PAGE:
Jorge Patricio Venegas1, Robert Graybosch1 and Peter Baenziger2, (1)Agronomy and Horticulture, University of Nebraska-Lincoln, Lincoln, NE (2)362D Plant Science Building, University of Nebraska - Lincoln, Lincoln, NE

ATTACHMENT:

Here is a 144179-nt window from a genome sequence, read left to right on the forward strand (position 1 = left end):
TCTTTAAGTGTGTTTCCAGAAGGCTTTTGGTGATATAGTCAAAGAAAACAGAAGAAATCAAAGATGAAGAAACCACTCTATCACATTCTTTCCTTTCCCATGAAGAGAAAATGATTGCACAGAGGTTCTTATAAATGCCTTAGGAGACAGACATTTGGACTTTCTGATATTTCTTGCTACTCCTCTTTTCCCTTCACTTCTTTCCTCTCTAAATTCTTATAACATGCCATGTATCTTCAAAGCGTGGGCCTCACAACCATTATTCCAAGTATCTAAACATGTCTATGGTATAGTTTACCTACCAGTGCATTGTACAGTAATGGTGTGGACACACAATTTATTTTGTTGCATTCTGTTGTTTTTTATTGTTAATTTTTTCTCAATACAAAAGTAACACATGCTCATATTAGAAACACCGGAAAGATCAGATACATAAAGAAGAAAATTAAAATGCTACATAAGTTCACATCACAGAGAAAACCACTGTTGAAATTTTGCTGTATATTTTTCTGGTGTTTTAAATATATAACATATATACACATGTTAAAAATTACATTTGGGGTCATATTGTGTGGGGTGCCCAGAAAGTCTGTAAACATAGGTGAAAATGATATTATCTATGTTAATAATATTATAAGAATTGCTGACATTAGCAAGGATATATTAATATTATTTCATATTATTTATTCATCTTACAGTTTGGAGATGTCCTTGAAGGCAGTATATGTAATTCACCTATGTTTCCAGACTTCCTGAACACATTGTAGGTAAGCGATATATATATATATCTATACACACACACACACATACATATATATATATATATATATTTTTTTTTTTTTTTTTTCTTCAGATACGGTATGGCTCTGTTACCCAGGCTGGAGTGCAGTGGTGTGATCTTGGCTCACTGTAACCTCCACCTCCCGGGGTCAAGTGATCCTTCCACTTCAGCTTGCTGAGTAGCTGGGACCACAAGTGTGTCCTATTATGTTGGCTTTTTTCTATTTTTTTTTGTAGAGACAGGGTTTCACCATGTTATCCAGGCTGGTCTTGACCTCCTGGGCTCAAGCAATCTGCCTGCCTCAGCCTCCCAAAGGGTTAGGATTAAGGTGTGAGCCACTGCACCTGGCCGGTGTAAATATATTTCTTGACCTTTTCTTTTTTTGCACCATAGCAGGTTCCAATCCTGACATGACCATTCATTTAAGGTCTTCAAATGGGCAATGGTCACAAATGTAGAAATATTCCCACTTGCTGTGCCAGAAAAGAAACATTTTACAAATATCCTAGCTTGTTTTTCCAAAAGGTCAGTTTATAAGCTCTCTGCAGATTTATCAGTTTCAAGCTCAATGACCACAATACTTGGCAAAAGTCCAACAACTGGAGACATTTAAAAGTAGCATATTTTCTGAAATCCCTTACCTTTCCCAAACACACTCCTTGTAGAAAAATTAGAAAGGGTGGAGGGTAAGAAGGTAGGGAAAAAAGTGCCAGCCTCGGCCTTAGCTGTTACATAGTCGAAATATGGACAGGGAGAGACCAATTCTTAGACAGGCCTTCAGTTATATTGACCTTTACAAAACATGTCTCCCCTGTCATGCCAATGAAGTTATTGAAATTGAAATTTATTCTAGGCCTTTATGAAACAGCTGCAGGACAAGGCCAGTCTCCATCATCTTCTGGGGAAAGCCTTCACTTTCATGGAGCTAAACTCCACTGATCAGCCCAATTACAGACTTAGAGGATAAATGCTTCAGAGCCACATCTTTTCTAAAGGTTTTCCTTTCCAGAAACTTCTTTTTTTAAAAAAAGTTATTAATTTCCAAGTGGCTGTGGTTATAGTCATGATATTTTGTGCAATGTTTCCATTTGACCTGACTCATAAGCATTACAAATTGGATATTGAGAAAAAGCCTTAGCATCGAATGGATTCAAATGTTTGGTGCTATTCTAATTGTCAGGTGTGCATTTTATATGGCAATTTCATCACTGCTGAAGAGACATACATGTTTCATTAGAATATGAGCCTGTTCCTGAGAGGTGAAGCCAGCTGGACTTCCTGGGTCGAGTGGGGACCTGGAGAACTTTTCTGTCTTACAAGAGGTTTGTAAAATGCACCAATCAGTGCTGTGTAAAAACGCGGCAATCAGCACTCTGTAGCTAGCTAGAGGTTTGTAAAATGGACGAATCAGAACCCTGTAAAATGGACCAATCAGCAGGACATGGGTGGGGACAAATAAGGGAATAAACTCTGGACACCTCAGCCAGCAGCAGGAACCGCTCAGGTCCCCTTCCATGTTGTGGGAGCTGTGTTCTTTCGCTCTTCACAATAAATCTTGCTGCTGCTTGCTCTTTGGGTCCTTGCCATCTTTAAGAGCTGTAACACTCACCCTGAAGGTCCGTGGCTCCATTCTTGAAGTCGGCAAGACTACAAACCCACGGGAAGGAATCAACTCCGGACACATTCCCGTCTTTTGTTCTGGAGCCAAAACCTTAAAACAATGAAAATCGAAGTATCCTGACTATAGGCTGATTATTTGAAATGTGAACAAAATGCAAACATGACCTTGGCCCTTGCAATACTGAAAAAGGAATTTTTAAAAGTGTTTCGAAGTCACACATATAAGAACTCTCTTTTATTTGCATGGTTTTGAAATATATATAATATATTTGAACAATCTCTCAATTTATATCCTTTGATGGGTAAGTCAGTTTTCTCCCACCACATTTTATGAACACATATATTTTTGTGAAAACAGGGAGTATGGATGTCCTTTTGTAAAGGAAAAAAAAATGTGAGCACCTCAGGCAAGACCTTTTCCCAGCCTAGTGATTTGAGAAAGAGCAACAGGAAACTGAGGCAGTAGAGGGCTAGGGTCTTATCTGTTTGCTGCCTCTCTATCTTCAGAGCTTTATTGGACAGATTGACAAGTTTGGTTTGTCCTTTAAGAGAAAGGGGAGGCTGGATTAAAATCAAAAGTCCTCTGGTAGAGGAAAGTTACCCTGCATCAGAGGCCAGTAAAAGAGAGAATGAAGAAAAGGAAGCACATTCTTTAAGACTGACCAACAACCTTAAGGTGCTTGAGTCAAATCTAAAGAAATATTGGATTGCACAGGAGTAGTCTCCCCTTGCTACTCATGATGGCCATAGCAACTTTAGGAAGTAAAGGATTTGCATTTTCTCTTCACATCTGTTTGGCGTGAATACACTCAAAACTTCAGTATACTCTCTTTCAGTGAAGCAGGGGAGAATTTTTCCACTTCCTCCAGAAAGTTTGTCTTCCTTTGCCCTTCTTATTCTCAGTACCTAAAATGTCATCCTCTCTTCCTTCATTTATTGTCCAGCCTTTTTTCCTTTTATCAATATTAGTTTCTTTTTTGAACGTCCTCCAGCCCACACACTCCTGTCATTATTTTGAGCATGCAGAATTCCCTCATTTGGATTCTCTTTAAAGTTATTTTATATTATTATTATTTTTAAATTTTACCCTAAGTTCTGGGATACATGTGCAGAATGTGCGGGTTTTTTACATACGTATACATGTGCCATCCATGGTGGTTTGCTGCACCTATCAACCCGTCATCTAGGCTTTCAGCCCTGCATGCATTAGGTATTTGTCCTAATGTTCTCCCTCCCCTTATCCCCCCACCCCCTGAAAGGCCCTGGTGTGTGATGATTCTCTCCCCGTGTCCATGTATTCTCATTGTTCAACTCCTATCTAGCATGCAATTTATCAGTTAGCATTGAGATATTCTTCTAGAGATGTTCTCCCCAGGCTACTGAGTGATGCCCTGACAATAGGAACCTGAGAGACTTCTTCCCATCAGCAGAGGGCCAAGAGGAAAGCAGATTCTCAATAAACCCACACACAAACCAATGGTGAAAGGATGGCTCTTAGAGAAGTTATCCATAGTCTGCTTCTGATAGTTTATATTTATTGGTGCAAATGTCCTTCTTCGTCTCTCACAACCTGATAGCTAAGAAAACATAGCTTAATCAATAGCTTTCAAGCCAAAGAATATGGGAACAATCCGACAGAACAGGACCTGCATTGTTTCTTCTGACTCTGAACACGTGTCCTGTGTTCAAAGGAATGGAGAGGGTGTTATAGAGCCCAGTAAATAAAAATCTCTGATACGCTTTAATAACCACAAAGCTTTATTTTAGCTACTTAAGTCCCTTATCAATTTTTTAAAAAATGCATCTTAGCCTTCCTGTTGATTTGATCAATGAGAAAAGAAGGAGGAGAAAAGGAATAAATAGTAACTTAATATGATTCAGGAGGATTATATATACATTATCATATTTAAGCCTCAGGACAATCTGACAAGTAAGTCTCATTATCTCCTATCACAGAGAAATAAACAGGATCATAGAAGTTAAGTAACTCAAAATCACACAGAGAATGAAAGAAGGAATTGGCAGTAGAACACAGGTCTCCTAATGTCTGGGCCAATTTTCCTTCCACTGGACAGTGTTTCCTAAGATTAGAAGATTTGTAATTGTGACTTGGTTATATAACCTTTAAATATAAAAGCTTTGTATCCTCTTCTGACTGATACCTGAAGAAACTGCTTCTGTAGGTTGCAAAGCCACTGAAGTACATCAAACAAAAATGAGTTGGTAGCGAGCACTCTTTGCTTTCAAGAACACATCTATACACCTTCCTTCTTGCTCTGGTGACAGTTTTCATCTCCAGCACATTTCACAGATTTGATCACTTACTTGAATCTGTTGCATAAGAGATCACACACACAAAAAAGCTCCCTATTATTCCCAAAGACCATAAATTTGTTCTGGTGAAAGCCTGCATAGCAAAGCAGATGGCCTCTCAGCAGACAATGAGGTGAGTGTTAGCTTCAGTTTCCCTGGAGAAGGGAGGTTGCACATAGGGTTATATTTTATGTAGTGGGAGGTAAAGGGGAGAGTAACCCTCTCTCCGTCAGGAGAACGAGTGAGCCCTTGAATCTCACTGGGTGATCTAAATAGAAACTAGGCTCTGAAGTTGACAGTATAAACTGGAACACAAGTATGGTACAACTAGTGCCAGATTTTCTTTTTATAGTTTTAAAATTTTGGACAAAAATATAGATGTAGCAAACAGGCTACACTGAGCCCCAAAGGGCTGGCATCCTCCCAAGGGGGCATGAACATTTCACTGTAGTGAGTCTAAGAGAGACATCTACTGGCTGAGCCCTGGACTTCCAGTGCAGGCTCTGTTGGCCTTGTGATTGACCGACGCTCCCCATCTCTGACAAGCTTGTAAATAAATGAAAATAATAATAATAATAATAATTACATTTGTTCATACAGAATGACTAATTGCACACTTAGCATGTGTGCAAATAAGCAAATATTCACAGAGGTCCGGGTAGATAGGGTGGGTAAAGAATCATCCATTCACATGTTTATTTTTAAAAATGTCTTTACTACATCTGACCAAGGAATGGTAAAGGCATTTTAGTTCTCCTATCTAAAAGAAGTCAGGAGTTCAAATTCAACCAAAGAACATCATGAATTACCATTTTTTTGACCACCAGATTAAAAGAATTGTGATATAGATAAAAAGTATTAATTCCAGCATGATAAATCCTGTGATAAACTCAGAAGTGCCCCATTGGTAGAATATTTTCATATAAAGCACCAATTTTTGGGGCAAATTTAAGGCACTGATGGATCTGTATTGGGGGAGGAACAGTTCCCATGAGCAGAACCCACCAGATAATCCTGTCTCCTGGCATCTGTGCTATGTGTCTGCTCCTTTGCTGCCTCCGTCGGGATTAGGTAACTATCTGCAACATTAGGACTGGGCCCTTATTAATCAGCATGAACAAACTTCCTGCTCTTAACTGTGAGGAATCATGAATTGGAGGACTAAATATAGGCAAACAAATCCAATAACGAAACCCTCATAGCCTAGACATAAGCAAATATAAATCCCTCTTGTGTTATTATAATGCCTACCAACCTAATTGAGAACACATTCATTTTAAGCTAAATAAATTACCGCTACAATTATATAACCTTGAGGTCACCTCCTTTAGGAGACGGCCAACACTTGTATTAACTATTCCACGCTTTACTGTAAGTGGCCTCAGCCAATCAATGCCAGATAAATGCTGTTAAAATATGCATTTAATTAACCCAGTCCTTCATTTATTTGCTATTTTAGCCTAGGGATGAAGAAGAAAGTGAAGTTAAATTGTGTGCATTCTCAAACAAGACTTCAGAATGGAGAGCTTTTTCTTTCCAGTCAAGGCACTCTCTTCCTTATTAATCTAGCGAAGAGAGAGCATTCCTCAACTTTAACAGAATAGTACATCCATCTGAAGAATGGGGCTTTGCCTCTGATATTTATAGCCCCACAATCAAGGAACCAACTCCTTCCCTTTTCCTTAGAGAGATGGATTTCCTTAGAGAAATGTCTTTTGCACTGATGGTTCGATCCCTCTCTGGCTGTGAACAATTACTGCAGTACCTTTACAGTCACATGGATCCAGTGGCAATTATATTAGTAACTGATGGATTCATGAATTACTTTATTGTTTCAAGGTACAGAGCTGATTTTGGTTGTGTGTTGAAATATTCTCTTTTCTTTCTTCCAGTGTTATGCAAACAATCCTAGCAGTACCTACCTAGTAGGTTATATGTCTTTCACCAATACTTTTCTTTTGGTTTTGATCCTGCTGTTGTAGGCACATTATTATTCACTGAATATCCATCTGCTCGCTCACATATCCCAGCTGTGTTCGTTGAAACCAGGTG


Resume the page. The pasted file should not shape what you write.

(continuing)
Approximately 60% of the worlds population are iron (Fe) deficient and over 30% are zinc (Zn) deficient. This situation is attributed to production areas with low mineral phytoavailability, consumption of staple crops with low tissue mineral concentrations and/or high concentrations of antinutrients such as oxalate, tannins or phytic acid (IP6). To alleviate this situation, efforts have been undertaken to develop wheats with higher grain Fe and Zn concentrations, and low phytic acid (LPA) content. For this study, two types of recombinant inbred lines (RILs) populations were created: 1.One population from Gpc-B1/LPA straight crosses, and 2. Ten populations from Gpc-B1/LPA//adapted cultivars three-way crosses, in which F1 derived from the initial Gpc-B1/LPA crosses were mated with Nebraska-adapted winter wheat materials to enhance agronomic adaptation to the target growing environments. After F4, all recombinant inbred lines (RILs) were classified as either wild type (WT) or LPA using the high inorganic phosphate (HIP) protocol. HIP results from the two and three-way cross populations showed differences in the amount of LPA RILs in both crossing methods. Fifty LPA RILs out of 400 were identified in the two-way cross population and twenty-four LPA RILs out of 200 were identified in one of the families from the three-way cross populations. The observed segregation suggests that the trait is controlled by two or more genes. Several single LPA mutations have been isolated mainly in maize, barley and rice. This study confirms the results of a previous segregation analysis using a different population and the polygenic inheritance of the wheat LPA mutation.